Liberty University will not require students to be tested for COVID-19 ahead of the first day of fall classes, according to a proposed operations plan submitted to the state for approval.
In addition to Liberty, two other institutions of higher learning in the Hill City — the University of Lynchburg and Randolph College — will not make testing mandatory for students, according to draft reopening plans.
The proposed plans, submitted to the State Council of Higher Education for Virginia for certification, are expected to be finalized by the end of July. A spokesperson for the council said several plans are undergoing revisions and could differ from their initial drafts.
Instead of testing, Liberty students must complete an electronic health questionnaire before returning to campus and daily symptoms screenings throughout the semester as part of the university’s attempt to shield students and faculty members from the pandemic.
“Liberty will follow applicable public health guidance on who should be tested for COVID-19 and when,” the school’s 23-page proposal for in-person instruction and campus operations states. “Currently, such guidance does not recommend testing all college students and employees.”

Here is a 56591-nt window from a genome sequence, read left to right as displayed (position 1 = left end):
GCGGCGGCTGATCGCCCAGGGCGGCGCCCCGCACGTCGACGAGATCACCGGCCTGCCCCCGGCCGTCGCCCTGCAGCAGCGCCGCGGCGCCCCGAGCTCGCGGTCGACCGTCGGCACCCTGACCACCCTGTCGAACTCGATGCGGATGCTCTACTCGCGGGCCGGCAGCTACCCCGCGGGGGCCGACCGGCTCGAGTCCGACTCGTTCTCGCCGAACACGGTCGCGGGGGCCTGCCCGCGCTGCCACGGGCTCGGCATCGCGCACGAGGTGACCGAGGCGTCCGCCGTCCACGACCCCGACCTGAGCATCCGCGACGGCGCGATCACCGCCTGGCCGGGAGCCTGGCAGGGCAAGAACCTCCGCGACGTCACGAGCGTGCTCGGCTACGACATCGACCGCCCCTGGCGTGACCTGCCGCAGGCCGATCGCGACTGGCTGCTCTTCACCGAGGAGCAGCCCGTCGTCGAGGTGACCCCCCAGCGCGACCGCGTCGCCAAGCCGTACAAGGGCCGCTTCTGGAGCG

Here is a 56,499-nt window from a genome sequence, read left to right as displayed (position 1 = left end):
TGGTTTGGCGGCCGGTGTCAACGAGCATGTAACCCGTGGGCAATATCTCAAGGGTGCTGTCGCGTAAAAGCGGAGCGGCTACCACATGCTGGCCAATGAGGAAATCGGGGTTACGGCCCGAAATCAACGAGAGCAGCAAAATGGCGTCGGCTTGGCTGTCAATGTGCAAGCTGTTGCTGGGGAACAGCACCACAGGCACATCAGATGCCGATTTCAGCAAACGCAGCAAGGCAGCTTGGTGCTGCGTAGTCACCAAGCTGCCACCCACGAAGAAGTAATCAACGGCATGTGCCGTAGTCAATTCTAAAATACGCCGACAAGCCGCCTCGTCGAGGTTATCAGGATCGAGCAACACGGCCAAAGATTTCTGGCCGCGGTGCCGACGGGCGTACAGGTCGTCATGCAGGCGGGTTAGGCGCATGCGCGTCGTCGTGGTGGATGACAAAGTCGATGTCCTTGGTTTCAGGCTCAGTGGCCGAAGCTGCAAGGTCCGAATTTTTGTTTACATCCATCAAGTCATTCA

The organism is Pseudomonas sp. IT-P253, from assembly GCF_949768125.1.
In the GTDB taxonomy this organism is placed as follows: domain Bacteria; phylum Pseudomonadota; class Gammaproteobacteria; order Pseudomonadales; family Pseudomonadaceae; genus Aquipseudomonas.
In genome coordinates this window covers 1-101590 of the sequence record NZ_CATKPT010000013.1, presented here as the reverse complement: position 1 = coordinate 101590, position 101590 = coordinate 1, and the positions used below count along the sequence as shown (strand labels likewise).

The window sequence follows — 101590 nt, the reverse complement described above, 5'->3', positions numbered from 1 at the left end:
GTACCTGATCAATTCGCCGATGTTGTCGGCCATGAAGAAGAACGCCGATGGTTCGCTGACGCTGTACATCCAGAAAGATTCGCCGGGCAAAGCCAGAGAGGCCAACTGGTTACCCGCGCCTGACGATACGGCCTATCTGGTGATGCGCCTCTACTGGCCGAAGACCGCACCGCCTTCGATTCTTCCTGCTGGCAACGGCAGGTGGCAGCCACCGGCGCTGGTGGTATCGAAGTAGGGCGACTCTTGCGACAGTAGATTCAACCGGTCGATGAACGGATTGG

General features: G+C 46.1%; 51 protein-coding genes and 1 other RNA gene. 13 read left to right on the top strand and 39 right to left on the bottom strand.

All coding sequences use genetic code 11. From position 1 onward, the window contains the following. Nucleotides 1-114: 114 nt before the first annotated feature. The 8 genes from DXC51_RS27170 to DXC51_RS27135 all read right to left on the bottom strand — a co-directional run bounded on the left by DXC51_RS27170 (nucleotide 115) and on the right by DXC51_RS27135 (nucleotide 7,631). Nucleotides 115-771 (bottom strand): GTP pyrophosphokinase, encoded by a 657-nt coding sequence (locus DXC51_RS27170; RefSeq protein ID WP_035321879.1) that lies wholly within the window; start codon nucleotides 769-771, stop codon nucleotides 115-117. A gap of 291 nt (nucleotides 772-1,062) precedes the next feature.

According to the yet-to-be-approved plan, Liberty will offer tests to any student or employee who requests one through the university’s health center, including asymptomatic individuals.
Current state guidelines recommend colleges and universities develop a testing strategy for students with COVID-19 symptoms or who have been exposed to the virus. But they do not require those institutions to conduct campus-wide testing.
Still, as the fall semester approaches, a growing number of large colleges and universities across the country, including the University of Virginia and Virginia Commonwealth University, are requiring students to undergo a COVID-19 test before classes start.
Purdue University, which Liberty University President Jerry Falwell Jr. has held up as a model for reopening amid the pandemic, also recently announced it would require students to get tested prior to returning to campus.
Liberty is proposing in-person classes for virtually all instruction starting Aug 24. New students and others living in university housing will move in on a staggered schedule the week before classes begin, according to the draft plan.
Falwell told The Morning Show on WIQO last week he anticipates campus will be “full” this fall with a similar number of students when compared to last year. Nearly 15,000 students were enrolled in Liberty’s residential program last fall, of which about 8,000 lived in campus dorms.
“It’s going to be business as usual,” Falwell said on the local radio show.
In addition to social distancing requirements on campus, Falwell said the university intends to “limit the interaction” students have with the local community.
Falwell did not explain how the school intends to decrease interactions between students and the public or how commuter students could be shielded from city residents. Liberty’s draft reopening plan makes no mention of such steps.
“Our campus is pretty much self-contained,” Falwell said. “The ones who have apartments in town, they’re no different than people who already live in those apartments. There’s nothing we can do about that.”